See also: Morris



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Etymology 1Edit

From Moorish.


morris (plural morrises)

  1. (weaponry) A type of pike.
    • 1786, Francis Grose, A Treatise on Ancient Armour and Weapons, page 49.:
      Another kind of pike called a morris, that is a Moorish pike, was much in fashion about the reigns of Henry VIII. and Elizabeth.
  2. A morris dance.


morris (third-person singular simple present morrises, present participle morrising, simple past and past participle morrised)

  1. To perform morris dancing.

Etymology 2Edit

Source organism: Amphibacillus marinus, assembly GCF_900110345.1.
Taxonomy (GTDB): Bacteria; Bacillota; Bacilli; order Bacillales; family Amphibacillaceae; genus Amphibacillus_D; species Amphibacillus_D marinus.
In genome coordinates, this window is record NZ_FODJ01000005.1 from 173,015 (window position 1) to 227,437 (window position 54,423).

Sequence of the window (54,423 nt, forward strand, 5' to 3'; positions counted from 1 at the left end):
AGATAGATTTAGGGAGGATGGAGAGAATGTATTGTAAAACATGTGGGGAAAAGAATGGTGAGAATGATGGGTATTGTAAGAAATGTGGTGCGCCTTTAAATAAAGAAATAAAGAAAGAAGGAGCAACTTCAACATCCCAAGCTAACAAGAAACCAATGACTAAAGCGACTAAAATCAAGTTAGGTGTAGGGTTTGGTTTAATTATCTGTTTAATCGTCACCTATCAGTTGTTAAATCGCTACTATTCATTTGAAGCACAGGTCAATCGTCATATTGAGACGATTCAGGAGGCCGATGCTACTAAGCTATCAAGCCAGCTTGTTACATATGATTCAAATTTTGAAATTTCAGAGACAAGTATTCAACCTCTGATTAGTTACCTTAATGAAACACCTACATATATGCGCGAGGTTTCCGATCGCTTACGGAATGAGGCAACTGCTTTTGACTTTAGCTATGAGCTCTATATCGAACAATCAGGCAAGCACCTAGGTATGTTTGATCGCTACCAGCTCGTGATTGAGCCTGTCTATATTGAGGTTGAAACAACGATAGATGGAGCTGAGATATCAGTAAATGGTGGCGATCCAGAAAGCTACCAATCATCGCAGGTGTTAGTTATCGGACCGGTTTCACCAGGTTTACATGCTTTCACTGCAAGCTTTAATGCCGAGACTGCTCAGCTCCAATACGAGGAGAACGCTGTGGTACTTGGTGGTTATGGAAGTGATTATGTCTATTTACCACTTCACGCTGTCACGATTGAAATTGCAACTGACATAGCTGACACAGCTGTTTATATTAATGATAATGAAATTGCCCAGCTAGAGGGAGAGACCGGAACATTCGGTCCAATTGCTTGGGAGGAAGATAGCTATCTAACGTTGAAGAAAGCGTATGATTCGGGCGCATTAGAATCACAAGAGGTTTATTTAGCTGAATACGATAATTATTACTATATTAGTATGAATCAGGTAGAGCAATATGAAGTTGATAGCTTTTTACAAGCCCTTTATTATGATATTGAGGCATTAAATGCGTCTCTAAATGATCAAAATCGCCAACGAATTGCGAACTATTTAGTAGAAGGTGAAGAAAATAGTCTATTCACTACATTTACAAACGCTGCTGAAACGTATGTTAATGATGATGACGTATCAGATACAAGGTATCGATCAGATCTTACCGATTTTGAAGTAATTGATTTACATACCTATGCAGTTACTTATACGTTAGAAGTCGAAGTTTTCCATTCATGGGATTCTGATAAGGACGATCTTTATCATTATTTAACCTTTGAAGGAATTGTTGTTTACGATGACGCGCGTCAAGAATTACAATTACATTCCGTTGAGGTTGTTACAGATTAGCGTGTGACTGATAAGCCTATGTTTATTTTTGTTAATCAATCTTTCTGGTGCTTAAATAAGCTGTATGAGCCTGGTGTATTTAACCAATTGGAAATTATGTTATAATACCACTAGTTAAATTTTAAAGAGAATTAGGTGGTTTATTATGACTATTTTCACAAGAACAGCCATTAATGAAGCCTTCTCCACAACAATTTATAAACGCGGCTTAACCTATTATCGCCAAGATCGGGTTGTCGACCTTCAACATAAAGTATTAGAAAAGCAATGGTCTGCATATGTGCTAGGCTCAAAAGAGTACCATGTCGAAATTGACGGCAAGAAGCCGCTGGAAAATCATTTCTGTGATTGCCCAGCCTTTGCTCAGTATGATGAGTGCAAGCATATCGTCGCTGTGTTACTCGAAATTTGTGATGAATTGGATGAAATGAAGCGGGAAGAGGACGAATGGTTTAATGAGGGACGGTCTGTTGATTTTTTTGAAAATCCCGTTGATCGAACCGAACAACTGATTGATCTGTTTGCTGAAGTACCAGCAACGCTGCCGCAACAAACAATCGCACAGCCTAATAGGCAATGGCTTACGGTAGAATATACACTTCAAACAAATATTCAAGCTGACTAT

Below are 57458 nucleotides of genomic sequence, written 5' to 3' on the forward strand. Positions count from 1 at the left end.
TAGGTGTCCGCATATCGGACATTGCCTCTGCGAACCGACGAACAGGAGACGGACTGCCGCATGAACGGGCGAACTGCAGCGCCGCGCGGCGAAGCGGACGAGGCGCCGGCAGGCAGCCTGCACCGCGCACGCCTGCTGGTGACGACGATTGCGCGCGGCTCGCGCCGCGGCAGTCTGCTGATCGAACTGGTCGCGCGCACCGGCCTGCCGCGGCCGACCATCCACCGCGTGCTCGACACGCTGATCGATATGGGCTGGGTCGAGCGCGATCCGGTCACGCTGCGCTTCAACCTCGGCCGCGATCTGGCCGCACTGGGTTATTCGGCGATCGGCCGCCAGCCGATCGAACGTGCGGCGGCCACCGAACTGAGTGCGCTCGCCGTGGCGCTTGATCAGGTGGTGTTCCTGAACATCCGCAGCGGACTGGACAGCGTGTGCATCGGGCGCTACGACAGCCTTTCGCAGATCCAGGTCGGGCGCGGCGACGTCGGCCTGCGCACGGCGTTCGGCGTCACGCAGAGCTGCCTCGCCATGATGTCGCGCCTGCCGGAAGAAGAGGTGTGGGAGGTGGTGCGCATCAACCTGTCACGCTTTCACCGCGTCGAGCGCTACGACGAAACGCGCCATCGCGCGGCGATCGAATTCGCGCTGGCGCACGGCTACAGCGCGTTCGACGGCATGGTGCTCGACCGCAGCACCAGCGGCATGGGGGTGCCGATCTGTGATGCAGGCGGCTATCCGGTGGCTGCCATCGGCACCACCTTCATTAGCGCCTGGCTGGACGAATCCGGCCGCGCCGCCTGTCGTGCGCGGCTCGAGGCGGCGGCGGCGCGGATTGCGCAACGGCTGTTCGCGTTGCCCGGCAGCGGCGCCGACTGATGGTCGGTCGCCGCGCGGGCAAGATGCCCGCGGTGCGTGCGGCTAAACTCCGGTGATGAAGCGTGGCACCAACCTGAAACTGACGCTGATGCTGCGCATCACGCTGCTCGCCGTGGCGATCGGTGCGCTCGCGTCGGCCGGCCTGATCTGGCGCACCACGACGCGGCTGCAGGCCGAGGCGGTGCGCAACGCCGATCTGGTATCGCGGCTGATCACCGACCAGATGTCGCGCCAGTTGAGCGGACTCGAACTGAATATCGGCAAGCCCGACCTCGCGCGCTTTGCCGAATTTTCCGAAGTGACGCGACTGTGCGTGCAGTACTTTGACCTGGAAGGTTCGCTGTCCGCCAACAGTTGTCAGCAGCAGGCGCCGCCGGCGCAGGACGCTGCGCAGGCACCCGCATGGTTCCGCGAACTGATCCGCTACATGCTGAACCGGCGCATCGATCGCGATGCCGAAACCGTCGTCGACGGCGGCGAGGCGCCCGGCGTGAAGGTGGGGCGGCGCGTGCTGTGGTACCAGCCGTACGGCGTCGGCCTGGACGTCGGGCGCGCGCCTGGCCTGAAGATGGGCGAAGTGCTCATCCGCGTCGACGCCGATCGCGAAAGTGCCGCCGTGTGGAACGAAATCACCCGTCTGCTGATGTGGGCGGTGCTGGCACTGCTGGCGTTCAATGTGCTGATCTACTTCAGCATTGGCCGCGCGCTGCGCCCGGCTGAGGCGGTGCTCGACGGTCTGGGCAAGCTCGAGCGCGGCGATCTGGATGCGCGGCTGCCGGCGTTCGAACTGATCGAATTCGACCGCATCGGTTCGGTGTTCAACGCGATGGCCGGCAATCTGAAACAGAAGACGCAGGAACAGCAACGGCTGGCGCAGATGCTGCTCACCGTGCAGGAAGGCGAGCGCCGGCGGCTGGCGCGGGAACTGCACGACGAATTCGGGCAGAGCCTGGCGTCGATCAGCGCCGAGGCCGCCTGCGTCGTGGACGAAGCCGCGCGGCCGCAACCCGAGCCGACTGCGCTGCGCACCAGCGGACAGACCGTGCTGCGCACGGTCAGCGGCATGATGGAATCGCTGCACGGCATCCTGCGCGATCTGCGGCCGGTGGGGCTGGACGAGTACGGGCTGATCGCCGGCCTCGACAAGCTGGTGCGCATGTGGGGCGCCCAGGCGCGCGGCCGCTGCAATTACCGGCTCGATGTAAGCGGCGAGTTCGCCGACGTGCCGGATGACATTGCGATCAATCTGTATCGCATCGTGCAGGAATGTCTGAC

From Morris, the surname of its discoverer.


morris (plural morrises)

  1. A marine fish with a very slender, flat, transparent body, now generally believed to be the young of the conger eel or some allied fish.

Part or all of this entry has been imported from the 1913 edition of Webster’s Dictionary, which is now free of copyright and hence in the public domain. The imported definitions may be significantly out of date, and any more recent senses may be completely missing.
(See the entry for morris in
Webster’s Revised Unabridged Dictionary, G. & C. Merriam, 1913.)